– In two separate actions, the New
Jersey Bureau of Securities (NJBOS) today
revoked the registrations of two agents
who defrauded elderly investors of approximately
$1.4 million by offering them fictitious
investments and then used the invested funds
to pay for personal expenses.
BOS ordered agents Hudson Etienne Sr. of
Union, N.J. and Jeffrey Southard of Pittsgrove,
N.J. to pay restitution to their victims
and also assessed civil monetary penalties
against each. The revocation orders effectively
bar both Etienne and Southard from working,
in any capacity, in the New Jersey securities
financial agents robbed trusting, elderly
investors for their own personal gain. We
will search out white-collar criminals who
attempt to violate our securities laws and
regulations and hold them accountable.”
Attorney General Anne Milgram said.
residents are increasingly being targeted
for investment fraud because they have built
up funds over the years and have monies
to invest,” said Amy Kopleton, Acting
Chief of the NJBOS. “Especially in
these difficult financial times, the promise
of high rates of return may be alluring,
but investors should always contact the
Bureau to check whether the person and investment
they are offering are registered in New
while employed by New England Securities,
offered a widow a guaranteed 20 to 23 percent
annual return rate through an investment
in a Real Estate Investment Trust that did
not exist. The widow invested $100,000 with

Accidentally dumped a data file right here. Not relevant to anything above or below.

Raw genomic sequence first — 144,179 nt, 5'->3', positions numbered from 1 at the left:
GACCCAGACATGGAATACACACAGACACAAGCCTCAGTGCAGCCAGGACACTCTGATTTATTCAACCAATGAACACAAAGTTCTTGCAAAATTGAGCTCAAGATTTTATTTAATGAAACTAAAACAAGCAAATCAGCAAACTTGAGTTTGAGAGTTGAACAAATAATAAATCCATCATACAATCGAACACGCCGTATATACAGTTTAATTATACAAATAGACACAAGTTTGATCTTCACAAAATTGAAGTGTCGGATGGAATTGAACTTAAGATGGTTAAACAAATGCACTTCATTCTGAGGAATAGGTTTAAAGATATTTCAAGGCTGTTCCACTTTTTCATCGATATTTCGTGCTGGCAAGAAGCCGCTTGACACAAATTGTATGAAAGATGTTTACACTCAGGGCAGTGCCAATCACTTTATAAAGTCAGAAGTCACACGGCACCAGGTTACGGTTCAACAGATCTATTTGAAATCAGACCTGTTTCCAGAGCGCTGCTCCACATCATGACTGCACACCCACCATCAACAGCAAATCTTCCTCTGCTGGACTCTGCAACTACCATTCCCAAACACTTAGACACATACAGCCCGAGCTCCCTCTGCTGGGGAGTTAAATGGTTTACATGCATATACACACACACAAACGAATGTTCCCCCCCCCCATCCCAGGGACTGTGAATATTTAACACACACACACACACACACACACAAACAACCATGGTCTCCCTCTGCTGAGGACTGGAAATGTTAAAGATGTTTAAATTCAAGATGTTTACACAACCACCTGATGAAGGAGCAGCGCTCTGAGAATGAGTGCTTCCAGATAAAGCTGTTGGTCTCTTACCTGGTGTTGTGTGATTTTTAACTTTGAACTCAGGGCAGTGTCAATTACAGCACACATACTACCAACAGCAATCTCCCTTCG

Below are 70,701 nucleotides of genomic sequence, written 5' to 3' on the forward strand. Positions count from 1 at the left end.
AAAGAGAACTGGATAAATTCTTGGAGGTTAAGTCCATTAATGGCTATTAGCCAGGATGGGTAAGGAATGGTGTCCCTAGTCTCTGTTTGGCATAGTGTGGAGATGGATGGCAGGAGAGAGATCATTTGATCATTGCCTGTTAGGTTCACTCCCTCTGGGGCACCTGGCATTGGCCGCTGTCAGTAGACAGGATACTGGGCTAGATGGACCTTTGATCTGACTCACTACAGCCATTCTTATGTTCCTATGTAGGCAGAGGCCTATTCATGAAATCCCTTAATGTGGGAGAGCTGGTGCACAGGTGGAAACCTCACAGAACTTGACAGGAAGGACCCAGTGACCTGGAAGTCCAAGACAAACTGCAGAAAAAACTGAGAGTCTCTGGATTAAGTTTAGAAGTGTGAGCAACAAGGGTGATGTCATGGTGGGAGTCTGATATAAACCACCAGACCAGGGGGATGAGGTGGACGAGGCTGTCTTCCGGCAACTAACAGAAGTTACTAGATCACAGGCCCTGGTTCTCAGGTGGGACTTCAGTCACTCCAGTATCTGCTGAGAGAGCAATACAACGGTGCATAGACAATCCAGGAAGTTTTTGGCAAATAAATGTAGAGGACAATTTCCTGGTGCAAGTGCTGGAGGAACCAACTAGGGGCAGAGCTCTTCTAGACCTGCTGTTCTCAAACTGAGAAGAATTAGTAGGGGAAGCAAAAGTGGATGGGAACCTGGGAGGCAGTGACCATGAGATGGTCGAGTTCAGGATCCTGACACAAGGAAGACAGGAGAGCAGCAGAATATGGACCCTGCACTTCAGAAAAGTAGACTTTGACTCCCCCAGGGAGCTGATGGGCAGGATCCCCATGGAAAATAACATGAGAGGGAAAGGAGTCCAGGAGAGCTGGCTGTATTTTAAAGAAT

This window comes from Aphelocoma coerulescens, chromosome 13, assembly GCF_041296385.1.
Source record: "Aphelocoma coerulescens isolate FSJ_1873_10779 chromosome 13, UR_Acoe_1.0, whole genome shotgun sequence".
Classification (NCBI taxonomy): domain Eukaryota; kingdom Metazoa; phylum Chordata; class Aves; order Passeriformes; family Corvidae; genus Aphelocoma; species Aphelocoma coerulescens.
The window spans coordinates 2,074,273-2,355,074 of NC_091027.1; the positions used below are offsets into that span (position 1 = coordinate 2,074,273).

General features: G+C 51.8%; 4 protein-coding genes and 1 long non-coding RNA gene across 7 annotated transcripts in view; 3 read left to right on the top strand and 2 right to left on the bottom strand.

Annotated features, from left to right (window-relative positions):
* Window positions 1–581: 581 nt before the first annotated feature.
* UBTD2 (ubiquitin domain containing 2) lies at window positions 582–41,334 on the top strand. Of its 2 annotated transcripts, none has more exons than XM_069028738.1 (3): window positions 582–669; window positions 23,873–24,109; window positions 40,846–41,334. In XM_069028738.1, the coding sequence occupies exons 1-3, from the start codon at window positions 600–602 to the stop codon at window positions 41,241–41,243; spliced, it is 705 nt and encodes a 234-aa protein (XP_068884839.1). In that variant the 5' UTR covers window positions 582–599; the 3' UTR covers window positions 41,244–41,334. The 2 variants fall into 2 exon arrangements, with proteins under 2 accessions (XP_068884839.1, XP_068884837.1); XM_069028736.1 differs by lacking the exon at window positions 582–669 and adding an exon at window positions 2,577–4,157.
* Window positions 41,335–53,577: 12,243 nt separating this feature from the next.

Etienne, with the intention of using the
investment to pay for her great-grandchildren’s
England Securities was unaware of and not
involved with Etienne’s fraud. Etienne
voluntarily resigned from New England Securities
in 2005 and was registered as an agent employed
by another financial firm.
widow invested $100,000 with Etienne in
mid-2003 and was supposed to receive $24,000
in an annual payment representing the proceeds
from her investment. Etienne paid her $22,000
at the end of 2004, but a $26,000 check
sent at the beginning of 2005 bounced because
of insufficient funds.
General Milgram thanked the Roselle Park
Police Department for sending the complaint
it received from the widow to the NJBOS
for its investigation.
offered investors an “Ohio bond,”
which did not exist. Southard claimed his
brother-in-law in Ohio would purchase the
bond, thus making the investment tax-free
for investors. He claimed the bond guaranteed
an annual return rate between 6 and 11 percent.
offered the bond through his own company,
JDBAC Financial. He perpetrated the fraud
by personally visiting his clients on a
regular basis. The clients stated that they
wanted a conservative investment to fund
their retirements, supplement their social
security and provide money to their grandchildren.
instead used the invested funds for his
personal expenses, including $236,678 in
private school tuitions for his five children;
$270,142 toward his mortgage; $58,334 in
car payments; 87,002 in ATM withdrawals,
and $36,175 in debit card purchases.
was an agent with GunnAllen Financial from
2003 to 2008 and was discharged while under
internal investigation. He worked as an
agent for Ameriprise Financial Services
from 1997 to 2003 and resigned while under
victims were clients of his while he was
employed at these two financial firms. He
fraudulently used Ameriprise letterhead
to deceive investors into believing the
non-existent “Ohio bond” was
a legitimate investment.
defrauded at least 16 clients of approximately
$1.3 million during a six year period.
William Hoefling led the Bureau's investigation
of Etienne. If anyone has any additional
information regarding Etienne’s sale
of unregistered securities, please contact
Investigator Hoefling at 973-504-3613.
Bassman, Supervising Investigator, led the
Southard investigation, with assistance
from Attorney-Investigator Pamela M. Geraghty
and Legal Intern Sean Wilke.
NJBOS can be contacted toll-free within
New Jersey at 1-877-I-INVEST (1-877-446-8378)
or from outside New Jersey at 973-504-3600.
The Bureau's web site is located at: www.njsecurities.gov